Scientists Say: Genealogy
Genealogy (noun, “GEE-knee-ALL-oh-gee”)
Genealogy is the study of family descent — how one person is related to their parents, grandparents, cousins and more. Many people are interested in tracing their genealogy to discover where their family came from. They might also want to find other people they are related to. But genealogy also applies to species beyond us humans. A person can study the genealogy of a dog or horse, for instance. That information can be useful in events such as dog shows and horse races. Genealogy can also help scientists trace how modern species may have evolved.
Genealogists — people who study genealogy — may construct family trees as they work. These branching drawings help them track who is related to whom. This can be done by searching through historical records that can record when people were born, married or died. Now, though, people can also learn about their family history by getting their DNA analyzed. DNA molecules are passed from parent to child. This means DNA can provide clues to how people are related. A number of DNA screening companies today help people find relatives they might not have known about. They also can help people figure out where in the world their families may have come from.
In a sentence
Now, anyone can send their spit to a genealogy company that will analyze their DNA to tell them who they might be related to.
DNA (short for deoxyribonucleic acid) A long, double-stranded and spiral-shaped molecule inside most living cells that carries genetic instructions. It is built on a backbone of phosphorus, oxygen, and carbon atoms. In all living things, from plants and animals to microbes, these instructions tell cells which molecules to make.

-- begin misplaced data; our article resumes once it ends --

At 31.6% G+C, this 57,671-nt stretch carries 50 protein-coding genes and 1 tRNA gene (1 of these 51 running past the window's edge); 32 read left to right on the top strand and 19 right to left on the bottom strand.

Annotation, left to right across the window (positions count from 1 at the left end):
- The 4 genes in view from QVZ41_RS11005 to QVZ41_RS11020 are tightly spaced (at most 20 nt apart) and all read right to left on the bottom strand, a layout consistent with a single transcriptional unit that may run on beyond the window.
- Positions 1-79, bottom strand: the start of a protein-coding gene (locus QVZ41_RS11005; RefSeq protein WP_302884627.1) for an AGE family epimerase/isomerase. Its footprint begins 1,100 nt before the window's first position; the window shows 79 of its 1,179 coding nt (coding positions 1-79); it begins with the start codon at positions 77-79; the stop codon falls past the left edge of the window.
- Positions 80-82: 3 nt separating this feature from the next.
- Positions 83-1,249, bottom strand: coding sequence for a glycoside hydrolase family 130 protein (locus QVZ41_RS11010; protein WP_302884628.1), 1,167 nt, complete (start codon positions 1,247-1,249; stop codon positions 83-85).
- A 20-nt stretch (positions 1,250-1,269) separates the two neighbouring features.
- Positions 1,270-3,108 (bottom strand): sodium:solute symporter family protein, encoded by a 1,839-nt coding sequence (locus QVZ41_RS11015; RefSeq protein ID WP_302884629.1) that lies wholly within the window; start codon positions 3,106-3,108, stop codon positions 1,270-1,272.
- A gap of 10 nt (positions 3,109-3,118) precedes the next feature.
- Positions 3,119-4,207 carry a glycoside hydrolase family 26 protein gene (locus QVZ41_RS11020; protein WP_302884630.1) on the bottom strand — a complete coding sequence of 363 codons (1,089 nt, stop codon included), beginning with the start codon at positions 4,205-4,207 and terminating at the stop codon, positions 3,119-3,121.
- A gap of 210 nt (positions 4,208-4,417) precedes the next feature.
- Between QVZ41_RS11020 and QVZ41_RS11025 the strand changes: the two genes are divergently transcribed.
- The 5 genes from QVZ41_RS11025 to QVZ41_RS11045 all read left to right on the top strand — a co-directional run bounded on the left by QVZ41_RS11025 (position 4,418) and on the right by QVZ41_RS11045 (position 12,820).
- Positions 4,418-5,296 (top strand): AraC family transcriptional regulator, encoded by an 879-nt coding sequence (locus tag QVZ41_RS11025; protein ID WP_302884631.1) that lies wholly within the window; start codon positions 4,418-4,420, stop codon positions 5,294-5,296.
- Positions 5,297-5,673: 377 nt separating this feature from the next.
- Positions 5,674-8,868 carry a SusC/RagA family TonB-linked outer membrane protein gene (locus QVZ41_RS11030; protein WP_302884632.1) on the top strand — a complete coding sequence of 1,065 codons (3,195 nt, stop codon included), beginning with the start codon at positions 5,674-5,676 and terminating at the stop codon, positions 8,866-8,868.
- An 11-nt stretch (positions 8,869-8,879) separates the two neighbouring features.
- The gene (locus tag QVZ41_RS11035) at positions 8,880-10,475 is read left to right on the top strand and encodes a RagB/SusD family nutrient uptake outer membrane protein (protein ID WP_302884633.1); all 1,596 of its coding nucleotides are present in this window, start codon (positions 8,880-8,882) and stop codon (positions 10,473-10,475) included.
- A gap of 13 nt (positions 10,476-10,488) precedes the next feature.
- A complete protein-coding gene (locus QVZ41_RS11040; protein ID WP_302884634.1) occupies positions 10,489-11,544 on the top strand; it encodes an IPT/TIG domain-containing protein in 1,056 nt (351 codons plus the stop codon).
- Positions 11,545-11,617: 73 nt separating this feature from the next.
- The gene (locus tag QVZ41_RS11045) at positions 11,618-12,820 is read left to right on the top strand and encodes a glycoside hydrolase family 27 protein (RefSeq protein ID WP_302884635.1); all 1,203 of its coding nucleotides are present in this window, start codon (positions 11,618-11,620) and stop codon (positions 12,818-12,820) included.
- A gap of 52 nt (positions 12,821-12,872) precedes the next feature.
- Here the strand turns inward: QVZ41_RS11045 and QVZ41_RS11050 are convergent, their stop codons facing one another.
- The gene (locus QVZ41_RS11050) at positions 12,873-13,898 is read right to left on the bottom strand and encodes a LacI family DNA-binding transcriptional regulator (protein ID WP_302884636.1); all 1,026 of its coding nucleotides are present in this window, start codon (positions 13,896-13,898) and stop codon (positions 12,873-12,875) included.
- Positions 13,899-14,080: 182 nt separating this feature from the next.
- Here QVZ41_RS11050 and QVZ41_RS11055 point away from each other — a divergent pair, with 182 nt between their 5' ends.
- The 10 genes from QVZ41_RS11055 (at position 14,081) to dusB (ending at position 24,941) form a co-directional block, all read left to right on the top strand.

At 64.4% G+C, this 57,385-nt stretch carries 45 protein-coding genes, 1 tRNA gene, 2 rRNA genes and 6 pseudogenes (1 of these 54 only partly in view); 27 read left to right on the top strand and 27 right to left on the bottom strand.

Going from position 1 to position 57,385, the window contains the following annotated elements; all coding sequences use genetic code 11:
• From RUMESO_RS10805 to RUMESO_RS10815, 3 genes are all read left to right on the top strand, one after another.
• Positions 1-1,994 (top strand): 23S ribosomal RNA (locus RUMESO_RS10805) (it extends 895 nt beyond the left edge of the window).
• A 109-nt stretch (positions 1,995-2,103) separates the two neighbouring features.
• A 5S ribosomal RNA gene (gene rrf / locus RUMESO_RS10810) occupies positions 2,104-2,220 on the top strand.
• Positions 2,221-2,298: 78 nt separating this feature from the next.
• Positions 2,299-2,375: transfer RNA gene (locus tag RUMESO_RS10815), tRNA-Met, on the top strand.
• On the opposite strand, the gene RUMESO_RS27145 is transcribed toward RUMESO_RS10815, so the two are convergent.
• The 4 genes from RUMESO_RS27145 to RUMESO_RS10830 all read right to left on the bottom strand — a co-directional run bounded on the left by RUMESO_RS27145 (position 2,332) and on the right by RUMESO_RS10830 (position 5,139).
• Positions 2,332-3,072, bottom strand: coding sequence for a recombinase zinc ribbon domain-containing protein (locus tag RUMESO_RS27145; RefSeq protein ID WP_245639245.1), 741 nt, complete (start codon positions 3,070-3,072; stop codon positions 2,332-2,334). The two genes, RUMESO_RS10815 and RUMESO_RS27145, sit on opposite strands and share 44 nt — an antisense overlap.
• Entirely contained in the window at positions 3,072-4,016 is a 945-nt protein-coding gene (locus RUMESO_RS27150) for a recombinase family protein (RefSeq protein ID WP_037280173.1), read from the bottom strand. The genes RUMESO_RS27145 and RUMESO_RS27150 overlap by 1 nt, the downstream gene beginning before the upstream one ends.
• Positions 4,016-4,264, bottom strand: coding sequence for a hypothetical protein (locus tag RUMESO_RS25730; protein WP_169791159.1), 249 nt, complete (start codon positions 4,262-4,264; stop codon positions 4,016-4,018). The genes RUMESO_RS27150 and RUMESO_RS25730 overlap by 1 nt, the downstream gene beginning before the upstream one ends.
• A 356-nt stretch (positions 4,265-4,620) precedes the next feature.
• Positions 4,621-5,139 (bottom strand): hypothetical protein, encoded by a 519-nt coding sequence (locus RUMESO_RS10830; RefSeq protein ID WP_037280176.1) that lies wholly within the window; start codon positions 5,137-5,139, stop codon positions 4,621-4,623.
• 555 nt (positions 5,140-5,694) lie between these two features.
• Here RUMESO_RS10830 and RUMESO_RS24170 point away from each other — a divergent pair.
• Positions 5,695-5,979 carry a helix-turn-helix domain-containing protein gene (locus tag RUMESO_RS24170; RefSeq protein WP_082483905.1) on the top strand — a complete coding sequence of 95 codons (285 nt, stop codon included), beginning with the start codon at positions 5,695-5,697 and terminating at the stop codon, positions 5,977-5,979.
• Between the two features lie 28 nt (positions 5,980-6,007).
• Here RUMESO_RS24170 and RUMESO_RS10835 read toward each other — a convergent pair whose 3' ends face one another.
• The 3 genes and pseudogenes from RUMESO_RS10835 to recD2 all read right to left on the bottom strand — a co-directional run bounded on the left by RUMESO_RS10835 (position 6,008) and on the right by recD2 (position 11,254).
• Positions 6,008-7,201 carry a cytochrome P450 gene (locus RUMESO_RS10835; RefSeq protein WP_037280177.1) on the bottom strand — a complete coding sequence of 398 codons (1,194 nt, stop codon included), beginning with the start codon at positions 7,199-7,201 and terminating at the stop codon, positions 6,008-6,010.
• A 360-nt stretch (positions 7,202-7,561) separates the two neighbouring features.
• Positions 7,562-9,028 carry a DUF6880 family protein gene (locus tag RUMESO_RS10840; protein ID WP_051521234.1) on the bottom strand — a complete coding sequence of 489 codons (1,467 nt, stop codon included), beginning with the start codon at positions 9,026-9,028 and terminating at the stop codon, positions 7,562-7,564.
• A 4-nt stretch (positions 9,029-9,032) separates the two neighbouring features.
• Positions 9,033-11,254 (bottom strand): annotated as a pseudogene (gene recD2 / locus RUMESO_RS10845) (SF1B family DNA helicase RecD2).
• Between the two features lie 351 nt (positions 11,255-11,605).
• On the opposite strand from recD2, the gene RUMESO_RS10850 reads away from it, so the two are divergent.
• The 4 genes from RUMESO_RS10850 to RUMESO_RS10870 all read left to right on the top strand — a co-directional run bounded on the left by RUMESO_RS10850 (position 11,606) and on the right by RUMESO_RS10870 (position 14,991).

evolve (adj. evolving) To change gradually over generations, or a long period of time. In living organisms, such an evolution usually involves random changes to genes that will then be passed along to an individual’s offspring. These can lead to new traits, such as altered coloration, new susceptibility to disease or protection from it, or different shaped features (such as legs, antennae, toes or internal organs). Nonliving things may also be described as evolving if they change over time. For instance, the miniaturization of computers is sometimes described as these devices evolving to smaller, more complex devices.
family A taxonomic group consisting of at least one genus of organisms.
genealogy The study of ancestry records and other aspects of a family’s history. People who work in this field are known as genealogists.
generation A group of individuals (in any species) born at about the same time or that are regarded as a single group. Your parents belong to one generation of your family, for example, and your grandparents to another. Similarly, you and everyone within a few years of your age across the planet are referred to as belonging to a particular generation of humans. The term also is sometimes extended to year classes of other animals or to types of inanimate objects (such as electronics or automobiles).
molecule An electrically neutral group of atoms that represents the smallest possible amount of a chemical compound. Molecules can be made of single types of atoms or of different types. For example, the oxygen in the air is made of two oxygen atoms (O2), but water is made of two hydrogen atoms and one oxygen atom (H2O).
species A group of similar organisms capable of producing offspring that can survive and reproduce.